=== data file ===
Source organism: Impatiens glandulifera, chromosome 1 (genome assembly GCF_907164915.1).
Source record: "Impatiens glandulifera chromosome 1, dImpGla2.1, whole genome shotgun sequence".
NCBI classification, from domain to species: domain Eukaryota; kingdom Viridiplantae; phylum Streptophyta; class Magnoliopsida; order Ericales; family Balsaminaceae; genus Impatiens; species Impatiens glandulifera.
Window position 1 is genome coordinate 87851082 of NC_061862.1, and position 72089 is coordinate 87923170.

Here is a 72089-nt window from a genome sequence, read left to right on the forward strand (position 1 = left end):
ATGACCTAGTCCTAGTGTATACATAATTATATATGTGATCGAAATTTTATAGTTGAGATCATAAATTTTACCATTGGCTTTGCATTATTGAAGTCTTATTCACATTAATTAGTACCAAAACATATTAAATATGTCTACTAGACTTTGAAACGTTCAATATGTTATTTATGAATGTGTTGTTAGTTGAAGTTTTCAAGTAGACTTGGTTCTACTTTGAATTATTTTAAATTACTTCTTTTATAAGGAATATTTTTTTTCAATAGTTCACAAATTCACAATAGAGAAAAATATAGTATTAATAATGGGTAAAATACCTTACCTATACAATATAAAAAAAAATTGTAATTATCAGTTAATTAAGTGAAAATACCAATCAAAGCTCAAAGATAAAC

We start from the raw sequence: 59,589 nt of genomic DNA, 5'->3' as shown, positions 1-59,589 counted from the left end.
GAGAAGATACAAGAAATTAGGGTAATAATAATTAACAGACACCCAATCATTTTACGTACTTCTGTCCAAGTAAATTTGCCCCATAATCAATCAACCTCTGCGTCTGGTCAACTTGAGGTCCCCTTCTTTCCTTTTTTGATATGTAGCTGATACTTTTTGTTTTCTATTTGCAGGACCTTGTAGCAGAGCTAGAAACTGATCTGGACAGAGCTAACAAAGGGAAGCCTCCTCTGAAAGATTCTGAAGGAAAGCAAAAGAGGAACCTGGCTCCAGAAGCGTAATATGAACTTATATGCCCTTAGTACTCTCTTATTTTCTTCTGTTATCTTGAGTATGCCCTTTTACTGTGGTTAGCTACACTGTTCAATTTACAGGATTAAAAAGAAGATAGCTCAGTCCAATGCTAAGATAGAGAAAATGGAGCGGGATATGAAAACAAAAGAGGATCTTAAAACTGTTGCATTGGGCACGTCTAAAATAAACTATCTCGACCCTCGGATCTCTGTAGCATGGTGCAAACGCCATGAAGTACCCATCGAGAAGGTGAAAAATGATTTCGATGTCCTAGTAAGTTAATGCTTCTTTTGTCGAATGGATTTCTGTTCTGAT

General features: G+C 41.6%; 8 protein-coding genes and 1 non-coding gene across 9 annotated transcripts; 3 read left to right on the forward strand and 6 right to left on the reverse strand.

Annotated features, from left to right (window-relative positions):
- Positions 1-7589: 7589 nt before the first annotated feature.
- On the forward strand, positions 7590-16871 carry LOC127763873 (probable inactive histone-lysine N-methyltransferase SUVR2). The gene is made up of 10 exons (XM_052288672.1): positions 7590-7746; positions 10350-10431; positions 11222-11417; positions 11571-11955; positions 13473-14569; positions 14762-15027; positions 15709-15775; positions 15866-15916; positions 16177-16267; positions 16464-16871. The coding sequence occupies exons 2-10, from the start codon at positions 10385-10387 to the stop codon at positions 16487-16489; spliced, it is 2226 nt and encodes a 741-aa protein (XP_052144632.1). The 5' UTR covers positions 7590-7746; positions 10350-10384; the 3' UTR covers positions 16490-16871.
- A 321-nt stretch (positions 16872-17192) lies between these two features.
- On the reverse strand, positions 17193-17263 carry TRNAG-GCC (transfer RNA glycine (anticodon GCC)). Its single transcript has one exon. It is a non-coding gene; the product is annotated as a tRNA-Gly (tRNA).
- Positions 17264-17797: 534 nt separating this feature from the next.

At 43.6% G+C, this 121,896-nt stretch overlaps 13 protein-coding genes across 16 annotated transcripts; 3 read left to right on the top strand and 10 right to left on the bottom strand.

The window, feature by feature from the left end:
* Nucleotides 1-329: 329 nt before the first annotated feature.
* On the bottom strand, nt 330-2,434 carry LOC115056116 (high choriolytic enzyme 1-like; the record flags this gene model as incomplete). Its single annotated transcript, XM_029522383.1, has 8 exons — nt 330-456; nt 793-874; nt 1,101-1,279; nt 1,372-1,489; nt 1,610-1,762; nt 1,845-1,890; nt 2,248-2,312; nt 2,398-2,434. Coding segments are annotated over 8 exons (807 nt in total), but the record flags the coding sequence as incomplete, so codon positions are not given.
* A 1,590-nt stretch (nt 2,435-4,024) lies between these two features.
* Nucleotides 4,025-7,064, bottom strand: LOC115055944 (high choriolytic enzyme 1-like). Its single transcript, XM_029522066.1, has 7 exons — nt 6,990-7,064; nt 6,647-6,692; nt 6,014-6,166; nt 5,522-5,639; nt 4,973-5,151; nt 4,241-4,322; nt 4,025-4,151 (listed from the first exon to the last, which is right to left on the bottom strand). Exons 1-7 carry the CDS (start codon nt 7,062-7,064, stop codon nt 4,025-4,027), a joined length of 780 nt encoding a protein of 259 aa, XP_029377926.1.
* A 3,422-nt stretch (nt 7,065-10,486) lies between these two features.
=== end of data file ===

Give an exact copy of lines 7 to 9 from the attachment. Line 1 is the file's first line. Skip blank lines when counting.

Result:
We start from the raw sequence: 59,589 nt of genomic DNA, 5'->3' as shown, positions 1-59,589 counted from the left end.
GAGAAGATACAAGAAATTAGGGTAATAATAATTAACAGACACCCAATCATTTTACGTACTTCTGTCCAAGTAAATTTGCCCCATAATCAATCAACCTCTGCGTCTGGTCAACTTGAGGTCCCCTTCTTTCCTTTTTTGATATGTAGCTGATACTTTTTGTTTTCTATTTGCAGGACCTTGTAGCAGAGCTAGAAACTGATCTGGACAGAGCTAACAAAGGGAAGCCTCCTCTGAAAGATTCTGAAGGAAAGCAAAAGAGGAACCTGGCTCCAGAAGCGTAATATGAACTTATATGCCCTTAGTACTCTCTTATTTTCTTCTGTTATCTTGAGTATGCCCTTTTACTGTGGTTAGCTACACTGTTCAATTTACAGGATTAAAAAGAAGATAGCTCAGTCCAATGCTAAGATAGAGAAAATGGAGCGGGATATGAAAACAAAAGAGGATCTTAAAACTGTTGCATTGGGCACGTCTAAAATAAACTATCTCGACCCTCGGATCTCTGTAGCATGGTGCAAACGCCATGAAGTACCCATCGAGAAGGTGAAAAATGATTTCGATGTCCTAGTAAGTTAATGCTTCTTTTGTCGAATGGATTTCTGTTCTGAT

General features: G+C 41.6%; 8 protein-coding genes and 1 non-coding gene across 9 annotated transcripts; 3 read left to right on the forward strand and 6 right to left on the reverse strand.